Impact, Heather Thornton
Autumn shuns Niagara Falls; it always has.
The cold water has always been cold,
The bare trees have always seemed bare,
The ground is usually hard-packed with primordial permafrost,
And daylight savings is a lie, for there has never been any daylight to save.
We stand in our front yard, bereft of vibrant autumn leaves,
The dead hay-grass claws at our booted feet
And Father Winter’s exhale pierces us,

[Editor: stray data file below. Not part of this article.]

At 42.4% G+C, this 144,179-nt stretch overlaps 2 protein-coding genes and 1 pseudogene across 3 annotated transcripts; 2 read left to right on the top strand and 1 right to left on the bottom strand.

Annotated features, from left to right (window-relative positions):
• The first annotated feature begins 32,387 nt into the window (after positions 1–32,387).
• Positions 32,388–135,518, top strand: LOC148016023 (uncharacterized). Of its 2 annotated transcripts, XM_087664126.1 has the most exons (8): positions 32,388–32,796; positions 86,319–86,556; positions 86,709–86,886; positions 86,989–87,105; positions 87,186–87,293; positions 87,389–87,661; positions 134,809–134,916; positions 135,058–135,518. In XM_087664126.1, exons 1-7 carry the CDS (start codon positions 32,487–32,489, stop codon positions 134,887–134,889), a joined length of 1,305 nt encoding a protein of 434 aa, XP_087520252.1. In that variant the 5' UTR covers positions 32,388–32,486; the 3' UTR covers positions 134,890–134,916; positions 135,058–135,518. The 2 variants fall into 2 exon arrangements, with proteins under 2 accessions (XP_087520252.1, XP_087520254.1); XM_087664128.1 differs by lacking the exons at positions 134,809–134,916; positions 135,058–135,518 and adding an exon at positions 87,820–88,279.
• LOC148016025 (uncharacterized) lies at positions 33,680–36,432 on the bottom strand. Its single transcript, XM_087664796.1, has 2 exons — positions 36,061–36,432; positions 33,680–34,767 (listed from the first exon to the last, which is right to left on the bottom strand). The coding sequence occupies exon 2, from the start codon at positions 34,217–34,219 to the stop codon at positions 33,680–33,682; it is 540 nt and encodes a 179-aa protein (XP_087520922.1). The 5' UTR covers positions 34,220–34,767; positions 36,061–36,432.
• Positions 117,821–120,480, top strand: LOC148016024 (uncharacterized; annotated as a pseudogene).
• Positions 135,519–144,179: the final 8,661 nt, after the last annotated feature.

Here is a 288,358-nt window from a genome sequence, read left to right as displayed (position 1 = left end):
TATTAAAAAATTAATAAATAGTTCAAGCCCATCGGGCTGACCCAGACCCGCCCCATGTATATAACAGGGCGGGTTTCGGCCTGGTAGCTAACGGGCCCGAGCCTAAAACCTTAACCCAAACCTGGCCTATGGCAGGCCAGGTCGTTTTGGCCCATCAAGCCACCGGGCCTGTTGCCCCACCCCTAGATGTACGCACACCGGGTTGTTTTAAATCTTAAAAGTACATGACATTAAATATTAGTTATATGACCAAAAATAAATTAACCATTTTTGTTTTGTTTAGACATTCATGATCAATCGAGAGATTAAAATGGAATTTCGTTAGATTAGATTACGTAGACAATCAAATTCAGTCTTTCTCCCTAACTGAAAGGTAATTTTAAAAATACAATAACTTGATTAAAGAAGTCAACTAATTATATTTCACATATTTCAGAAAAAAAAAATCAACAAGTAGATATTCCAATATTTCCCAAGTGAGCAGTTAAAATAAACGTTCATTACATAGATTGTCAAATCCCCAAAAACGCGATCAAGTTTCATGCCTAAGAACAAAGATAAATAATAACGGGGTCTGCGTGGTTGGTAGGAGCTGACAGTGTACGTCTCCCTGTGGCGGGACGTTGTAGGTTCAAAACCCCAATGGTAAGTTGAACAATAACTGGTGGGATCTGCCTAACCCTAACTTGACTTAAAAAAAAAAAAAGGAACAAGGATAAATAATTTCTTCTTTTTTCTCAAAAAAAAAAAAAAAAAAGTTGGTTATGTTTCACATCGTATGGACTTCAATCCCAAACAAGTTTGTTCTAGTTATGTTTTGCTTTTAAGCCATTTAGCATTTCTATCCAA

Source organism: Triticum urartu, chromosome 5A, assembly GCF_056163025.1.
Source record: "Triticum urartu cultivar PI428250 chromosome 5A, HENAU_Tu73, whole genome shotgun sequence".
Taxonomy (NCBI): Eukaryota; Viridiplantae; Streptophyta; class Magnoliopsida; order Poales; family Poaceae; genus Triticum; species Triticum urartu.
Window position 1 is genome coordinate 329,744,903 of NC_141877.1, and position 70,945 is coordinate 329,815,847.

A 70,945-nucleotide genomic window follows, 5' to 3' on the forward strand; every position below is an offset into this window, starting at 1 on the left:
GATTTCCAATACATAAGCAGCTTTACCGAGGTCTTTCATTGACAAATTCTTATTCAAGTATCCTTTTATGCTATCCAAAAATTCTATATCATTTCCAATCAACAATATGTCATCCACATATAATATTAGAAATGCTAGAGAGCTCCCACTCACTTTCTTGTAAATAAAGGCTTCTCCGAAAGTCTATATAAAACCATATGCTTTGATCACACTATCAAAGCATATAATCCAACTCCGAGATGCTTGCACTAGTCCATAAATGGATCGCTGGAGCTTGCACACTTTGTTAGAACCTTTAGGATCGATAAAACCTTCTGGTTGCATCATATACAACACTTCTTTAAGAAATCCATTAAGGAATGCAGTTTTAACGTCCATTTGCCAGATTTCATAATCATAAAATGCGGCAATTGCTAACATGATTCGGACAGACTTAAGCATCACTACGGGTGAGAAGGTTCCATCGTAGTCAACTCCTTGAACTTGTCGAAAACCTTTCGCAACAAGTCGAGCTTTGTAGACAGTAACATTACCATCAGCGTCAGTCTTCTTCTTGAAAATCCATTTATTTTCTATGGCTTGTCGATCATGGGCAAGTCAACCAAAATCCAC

Freezes our blood midstream and turns our bones to ice.
Staring wistfully towards where the Niagara roars,
Where the abysmal whirlpools churn in the river,
Where the water ferns are long dead and the mallards
And geese have absconded to the warmth,
We all imagine the autumn sun, distant, but warm and kind.
Thick, icy dusk settles over the edge of the Niagara River
And distant clouds carry the promise of snow.
We’ve missed it here, in our gray little town
Where the winter sun mocks us by shining
But not keeping us warm.